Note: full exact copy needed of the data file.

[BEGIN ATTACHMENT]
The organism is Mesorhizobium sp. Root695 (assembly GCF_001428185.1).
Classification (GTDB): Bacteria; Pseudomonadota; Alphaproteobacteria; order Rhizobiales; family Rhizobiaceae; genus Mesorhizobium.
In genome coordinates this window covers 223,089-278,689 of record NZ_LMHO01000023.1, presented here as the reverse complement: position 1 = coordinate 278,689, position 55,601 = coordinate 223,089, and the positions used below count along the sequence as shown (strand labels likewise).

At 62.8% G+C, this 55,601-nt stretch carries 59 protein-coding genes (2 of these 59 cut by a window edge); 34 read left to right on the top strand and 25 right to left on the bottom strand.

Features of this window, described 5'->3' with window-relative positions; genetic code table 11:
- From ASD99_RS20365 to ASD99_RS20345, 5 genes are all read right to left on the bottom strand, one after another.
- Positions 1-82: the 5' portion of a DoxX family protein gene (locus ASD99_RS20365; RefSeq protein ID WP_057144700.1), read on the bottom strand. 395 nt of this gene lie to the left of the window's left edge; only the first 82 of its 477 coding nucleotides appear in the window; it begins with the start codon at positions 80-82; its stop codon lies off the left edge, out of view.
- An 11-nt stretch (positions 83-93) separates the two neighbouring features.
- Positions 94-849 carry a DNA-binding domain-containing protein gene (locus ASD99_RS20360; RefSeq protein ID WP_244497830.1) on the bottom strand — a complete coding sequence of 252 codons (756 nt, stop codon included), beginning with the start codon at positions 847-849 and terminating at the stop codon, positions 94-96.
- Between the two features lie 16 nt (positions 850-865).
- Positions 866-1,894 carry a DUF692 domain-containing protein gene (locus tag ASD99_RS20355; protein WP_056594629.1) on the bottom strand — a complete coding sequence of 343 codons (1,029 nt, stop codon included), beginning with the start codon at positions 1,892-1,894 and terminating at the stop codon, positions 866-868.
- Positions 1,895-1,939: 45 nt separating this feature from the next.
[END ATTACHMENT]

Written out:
The organism is Mesorhizobium sp. Root695 (assembly GCF_001428185.1).
Classification (GTDB): Bacteria; Pseudomonadota; Alphaproteobacteria; order Rhizobiales; family Rhizobiaceae; genus Mesorhizobium.
In genome coordinates this window covers 223,089-278,689 of record NZ_LMHO01000023.1, presented here as the reverse complement: position 1 = coordinate 278,689, position 55,601 = coordinate 223,089, and the positions used below count along the sequence as shown (strand labels likewise).

At 62.8% G+C, this 55,601-nt stretch carries 59 protein-coding genes (2 of these 59 cut by a window edge); 34 read left to right on the top strand and 25 right to left on the bottom strand.

Features of this window, described 5'->3' with window-relative positions; genetic code table 11:
- From ASD99_RS20365 to ASD99_RS20345, 5 genes are all read right to left on the bottom strand, one after another.
- Positions 1-82: the 5' portion of a DoxX family protein gene (locus ASD99_RS20365; RefSeq protein ID WP_057144700.1), read on the bottom strand. 395 nt of this gene lie to the left of the window's left edge; only the first 82 of its 477 coding nucleotides appear in the window; it begins with the start codon at positions 80-82; its stop codon lies off the left edge, out of view.
- An 11-nt stretch (positions 83-93) separates the two neighbouring features.
- Positions 94-849 carry a DNA-binding domain-containing protein gene (locus ASD99_RS20360; RefSeq protein ID WP_244497830.1) on the bottom strand — a complete coding sequence of 252 codons (756 nt, stop codon included), beginning with the start codon at positions 847-849 and terminating at the stop codon, positions 94-96.
- Between the two features lie 16 nt (positions 850-865).
- Positions 866-1,894 carry a DUF692 domain-containing protein gene (locus tag ASD99_RS20355; protein WP_056594629.1) on the bottom strand — a complete coding sequence of 343 codons (1,029 nt, stop codon included), beginning with the start codon at positions 1,892-1,894 and terminating at the stop codon, positions 866-868.
- Positions 1,895-1,939: 45 nt separating this feature from the next.